BBC correspondent Justin Webb writes a blistering account of the waywardness of American Democrats.
Democrats do not have a message on the key issues of our time. Or, more precisely, they have several mutually exclusive messages….
From World War II until the Reagan revolution the establishment in the US was socially progressive. There was a belief that there was such a thing as society, and its ills could and should be tackled. Now, there are plenty of Americans who still hold those views, but the arteries which once fed them into the nation’s vital organs, have been clogged or cut.
The universities do not have the power they did, professorial authority is less respected.
Most importantly, the worlds of entertainment and news (which used to pipe a vaguely left-wing message into the nation’s homes) have been blown to bits by technological changes which render them powerless.
There are 600 channels on my television. I never watch any of them.
But if I did the chances that my neighbour has watched the same thing (particularly when you add the broadband internet options now available) have shrunk to virtually nil in the past few years.
The Democrats need a message and a new way of communicating that message to a mass audience. They have neither.
We can debate the fate of the Democrats — and after the Bush Administration is finished with them, the fate of the Republicans, too. I’d say that the two parties today look about as fit and just as happy together as Time Warner and AOL.
: But what I find particularly interesting about Webb’s argument is his contention that that the internet’s fracturing of the media industry has a direct impact on the left. Oh, sure, some will say that’s because the left owned Hollywood and Sixth Avenue, but let’s get past that obvious old saw and ask the better question: Has the left, indeed, had a necessary dependence on media? Hmmm. I’d say that the rise of the right via Fox News would be evidence to the contrary.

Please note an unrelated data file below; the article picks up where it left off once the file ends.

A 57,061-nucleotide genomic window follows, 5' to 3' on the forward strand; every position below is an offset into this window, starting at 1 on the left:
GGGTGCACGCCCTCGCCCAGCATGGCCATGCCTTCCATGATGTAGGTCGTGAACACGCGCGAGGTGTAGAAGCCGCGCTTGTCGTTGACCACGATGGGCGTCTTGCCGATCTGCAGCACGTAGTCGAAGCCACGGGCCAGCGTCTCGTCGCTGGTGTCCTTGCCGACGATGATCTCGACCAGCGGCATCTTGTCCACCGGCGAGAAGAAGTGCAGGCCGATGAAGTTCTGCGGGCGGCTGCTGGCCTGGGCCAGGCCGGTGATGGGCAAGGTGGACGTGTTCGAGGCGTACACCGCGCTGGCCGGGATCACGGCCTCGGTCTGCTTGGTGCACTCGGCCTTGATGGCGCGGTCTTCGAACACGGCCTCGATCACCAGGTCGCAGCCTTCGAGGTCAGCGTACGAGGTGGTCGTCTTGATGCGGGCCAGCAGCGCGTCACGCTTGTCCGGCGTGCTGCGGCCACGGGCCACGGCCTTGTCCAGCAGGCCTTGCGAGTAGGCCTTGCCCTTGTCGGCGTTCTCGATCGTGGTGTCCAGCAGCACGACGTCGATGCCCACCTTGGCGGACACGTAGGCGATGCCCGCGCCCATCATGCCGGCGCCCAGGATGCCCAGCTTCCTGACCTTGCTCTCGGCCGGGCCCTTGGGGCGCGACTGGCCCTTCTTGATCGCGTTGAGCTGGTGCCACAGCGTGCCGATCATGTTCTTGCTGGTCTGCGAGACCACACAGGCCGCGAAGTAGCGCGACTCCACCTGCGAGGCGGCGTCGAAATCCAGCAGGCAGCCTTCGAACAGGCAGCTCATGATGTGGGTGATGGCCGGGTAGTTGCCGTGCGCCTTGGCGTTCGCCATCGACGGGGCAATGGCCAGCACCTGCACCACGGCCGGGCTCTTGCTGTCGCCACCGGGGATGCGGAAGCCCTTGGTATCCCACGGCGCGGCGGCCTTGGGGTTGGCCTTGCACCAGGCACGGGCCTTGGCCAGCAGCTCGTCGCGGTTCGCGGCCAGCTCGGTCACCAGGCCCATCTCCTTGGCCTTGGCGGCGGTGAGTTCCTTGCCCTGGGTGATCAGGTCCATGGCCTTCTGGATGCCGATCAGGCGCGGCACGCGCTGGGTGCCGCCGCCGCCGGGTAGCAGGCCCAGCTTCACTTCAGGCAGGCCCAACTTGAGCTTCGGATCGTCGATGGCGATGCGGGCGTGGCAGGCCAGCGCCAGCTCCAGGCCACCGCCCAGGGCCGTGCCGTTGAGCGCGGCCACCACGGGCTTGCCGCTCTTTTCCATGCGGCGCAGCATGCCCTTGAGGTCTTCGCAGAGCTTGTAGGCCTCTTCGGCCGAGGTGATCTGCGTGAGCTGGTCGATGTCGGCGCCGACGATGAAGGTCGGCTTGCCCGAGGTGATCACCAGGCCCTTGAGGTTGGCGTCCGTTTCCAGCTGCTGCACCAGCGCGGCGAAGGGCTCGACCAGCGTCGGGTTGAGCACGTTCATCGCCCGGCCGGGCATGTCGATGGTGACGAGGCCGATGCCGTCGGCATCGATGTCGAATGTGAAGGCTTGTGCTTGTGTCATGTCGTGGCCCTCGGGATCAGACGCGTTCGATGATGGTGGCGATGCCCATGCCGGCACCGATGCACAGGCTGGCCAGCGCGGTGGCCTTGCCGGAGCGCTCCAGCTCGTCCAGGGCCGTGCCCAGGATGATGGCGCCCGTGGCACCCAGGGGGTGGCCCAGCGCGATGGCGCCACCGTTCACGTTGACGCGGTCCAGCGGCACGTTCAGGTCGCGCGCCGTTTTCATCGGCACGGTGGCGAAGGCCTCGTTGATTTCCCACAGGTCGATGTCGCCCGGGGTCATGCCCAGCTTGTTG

But perhaps it’s not the use or control of the media but, instead, the appropriateness of the message for the medium of the time. Cue McLuhan.
Broadcasting — sermonizing — to the masses was, then, inherently liberal.
Narrowcasting — ranting — on cable is better for the conservatives.
But what about the internet? It’s tailor-made for the libertarians. The internet is the embodiment of individual liberty, the great product and celebration of freedom.
When blogs started, I wondered why so many bloggers seemed to be libertarian, why they gathered in this medium in apparently disproportionate numbers. That’s obvious to me now. They have found their home. They have the message and the medium for it. But they’re just as disorganized as the Democrats and the Republicans. It’s not just about Democratic disarray. It’s about a benign anarchy sweeping the politics of the land. [via Francis Turner, the Olive Tree]